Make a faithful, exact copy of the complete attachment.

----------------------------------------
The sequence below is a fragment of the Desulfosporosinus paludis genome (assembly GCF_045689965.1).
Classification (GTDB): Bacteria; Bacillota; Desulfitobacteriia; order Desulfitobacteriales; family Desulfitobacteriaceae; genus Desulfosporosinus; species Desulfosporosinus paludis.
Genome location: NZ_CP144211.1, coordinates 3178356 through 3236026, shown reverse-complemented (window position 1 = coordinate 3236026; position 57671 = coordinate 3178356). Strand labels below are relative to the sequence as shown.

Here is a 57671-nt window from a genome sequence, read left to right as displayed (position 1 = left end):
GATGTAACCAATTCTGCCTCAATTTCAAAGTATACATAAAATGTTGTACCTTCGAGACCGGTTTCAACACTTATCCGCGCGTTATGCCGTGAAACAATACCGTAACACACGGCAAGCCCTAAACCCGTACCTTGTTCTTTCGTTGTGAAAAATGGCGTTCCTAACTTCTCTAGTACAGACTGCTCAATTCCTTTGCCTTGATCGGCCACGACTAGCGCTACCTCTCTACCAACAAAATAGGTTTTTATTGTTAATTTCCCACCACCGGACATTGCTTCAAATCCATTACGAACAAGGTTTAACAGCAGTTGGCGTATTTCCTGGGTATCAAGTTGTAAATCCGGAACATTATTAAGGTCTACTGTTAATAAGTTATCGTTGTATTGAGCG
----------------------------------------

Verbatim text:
The sequence below is a fragment of the Desulfosporosinus paludis genome (assembly GCF_045689965.1).
Classification (GTDB): Bacteria; Bacillota; Desulfitobacteriia; order Desulfitobacteriales; family Desulfitobacteriaceae; genus Desulfosporosinus; species Desulfosporosinus paludis.
Genome location: NZ_CP144211.1, coordinates 3178356 through 3236026, shown reverse-complemented (window position 1 = coordinate 3236026; position 57671 = coordinate 3178356). Strand labels below are relative to the sequence as shown.

Here is a 57671-nt window from a genome sequence, read left to right as displayed (position 1 = left end):
GATGTAACCAATTCTGCCTCAATTTCAAAGTATACATAAAATGTTGTACCTTCGAGACCGGTTTCAACACTTATCCGCGCGTTATGCCGTGAAACAATACCGTAACACACGGCAAGCCCTAAACCCGTACCTTGTTCTTTCGTTGTGAAAAATGGCGTTCCTAACTTCTCTAGTACAGACTGCTCAATTCCTTTGCCTTGATCGGCCACGACTAGCGCTACCTCTCTACCAACAAAATAGGTTTTTATTGTTAATTTCCCACCACCGGACATTGCTTCAAATCCATTACGAACAAGGTTTAACAGCAGTTGGCGTATTTCCTGGGTATCAAGTTGTAAATCCGGAACATTATTAAGGTCTACTGTTAATAAGTTATCGTTGTATTGAGCG